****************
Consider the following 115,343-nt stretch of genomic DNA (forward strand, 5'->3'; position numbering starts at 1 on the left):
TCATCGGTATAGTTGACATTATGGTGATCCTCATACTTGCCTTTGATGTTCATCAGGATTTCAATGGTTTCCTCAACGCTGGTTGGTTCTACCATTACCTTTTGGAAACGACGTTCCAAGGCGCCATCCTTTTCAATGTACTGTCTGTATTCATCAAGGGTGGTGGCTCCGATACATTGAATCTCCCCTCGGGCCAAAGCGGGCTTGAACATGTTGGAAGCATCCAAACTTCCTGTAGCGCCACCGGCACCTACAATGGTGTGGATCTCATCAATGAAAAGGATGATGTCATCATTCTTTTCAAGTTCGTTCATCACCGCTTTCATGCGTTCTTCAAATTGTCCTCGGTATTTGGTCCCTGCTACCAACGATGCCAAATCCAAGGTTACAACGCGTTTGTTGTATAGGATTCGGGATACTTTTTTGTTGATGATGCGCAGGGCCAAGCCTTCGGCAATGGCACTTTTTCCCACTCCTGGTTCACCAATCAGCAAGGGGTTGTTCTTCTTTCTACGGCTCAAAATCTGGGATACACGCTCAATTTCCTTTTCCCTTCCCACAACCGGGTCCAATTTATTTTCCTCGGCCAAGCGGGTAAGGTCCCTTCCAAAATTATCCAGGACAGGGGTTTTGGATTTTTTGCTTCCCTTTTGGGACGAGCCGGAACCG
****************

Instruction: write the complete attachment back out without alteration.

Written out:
Consider the following 115,343-nt stretch of genomic DNA (forward strand, 5'->3'; position numbering starts at 1 on the left):
TCATCGGTATAGTTGACATTATGGTGATCCTCATACTTGCCTTTGATGTTCATCAGGATTTCAATGGTTTCCTCAACGCTGGTTGGTTCTACCATTACCTTTTGGAAACGACGTTCCAAGGCGCCATCCTTTTCAATGTACTGTCTGTATTCATCAAGGGTGGTGGCTCCGATACATTGAATCTCCCCTCGGGCCAAAGCGGGCTTGAACATGTTGGAAGCATCCAAACTTCCTGTAGCGCCACCGGCACCTACAATGGTGTGGATCTCATCAATGAAAAGGATGATGTCATCATTCTTTTCAAGTTCGTTCATCACCGCTTTCATGCGTTCTTCAAATTGTCCTCGGTATTTGGTCCCTGCTACCAACGATGCCAAATCCAAGGTTACAACGCGTTTGTTGTATAGGATTCGGGATACTTTTTTGTTGATGATGCGCAGGGCCAAGCCTTCGGCAATGGCACTTTTTCCCACTCCTGGTTCACCAATCAGCAAGGGGTTGTTCTTCTTTCTACGGCTCAAAATCTGGGATACACGCTCAATTTCCTTTTCCCTTCCCACAACCGGGTCCAATTTATTTTCCTCGGCCAAGCGGGTAAGGTCCCTTCCAAAATTATCCAGGACAGGGGTTTTGGATTTTTTGCTTCCCTTTTGGGACGAGCCGGAACCG